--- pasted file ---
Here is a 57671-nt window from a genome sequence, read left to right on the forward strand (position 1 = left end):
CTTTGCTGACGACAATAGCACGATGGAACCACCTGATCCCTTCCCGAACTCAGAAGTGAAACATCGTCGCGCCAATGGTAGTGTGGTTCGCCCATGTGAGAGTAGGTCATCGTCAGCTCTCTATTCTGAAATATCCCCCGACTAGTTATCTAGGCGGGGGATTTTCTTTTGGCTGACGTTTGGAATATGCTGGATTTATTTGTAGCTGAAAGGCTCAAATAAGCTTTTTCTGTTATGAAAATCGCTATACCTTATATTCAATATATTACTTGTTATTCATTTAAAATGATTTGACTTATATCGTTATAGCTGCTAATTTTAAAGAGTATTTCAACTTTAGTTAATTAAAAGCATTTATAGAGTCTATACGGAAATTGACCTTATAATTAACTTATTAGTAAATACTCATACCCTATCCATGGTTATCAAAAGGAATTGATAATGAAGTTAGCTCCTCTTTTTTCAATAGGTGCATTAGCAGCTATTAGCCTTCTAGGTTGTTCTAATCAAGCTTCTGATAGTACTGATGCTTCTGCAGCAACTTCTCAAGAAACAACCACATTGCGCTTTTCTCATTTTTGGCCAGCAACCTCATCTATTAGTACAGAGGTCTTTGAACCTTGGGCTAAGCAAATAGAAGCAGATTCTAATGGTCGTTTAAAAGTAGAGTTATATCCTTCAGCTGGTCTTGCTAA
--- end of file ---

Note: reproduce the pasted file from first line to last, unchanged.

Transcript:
Here is a 57671-nt window from a genome sequence, read left to right on the forward strand (position 1 = left end):
CTTTGCTGACGACAATAGCACGATGGAACCACCTGATCCCTTCCCGAACTCAGAAGTGAAACATCGTCGCGCCAATGGTAGTGTGGTTCGCCCATGTGAGAGTAGGTCATCGTCAGCTCTCTATTCTGAAATATCCCCCGACTAGTTATCTAGGCGGGGGATTTTCTTTTGGCTGACGTTTGGAATATGCTGGATTTATTTGTAGCTGAAAGGCTCAAATAAGCTTTTTCTGTTATGAAAATCGCTATACCTTATATTCAATATATTACTTGTTATTCATTTAAAATGATTTGACTTATATCGTTATAGCTGCTAATTTTAAAGAGTATTTCAACTTTAGTTAATTAAAAGCATTTATAGAGTCTATACGGAAATTGACCTTATAATTAACTTATTAGTAAATACTCATACCCTATCCATGGTTATCAAAAGGAATTGATAATGAAGTTAGCTCCTCTTTTTTCAATAGGTGCATTAGCAGCTATTAGCCTTCTAGGTTGTTCTAATCAAGCTTCTGATAGTACTGATGCTTCTGCAGCAACTTCTCAAGAAACAACCACATTGCGCTTTTCTCATTTTTGGCCAGCAACCTCATCTATTAGTACAGAGGTCTTTGAACCTTGGGCTAAGCAAATAGAAGCAGATTCTAATGGTCGTTTAAAAGTAGAGTTATATCCTTCAGCTGGTCTTGCTAA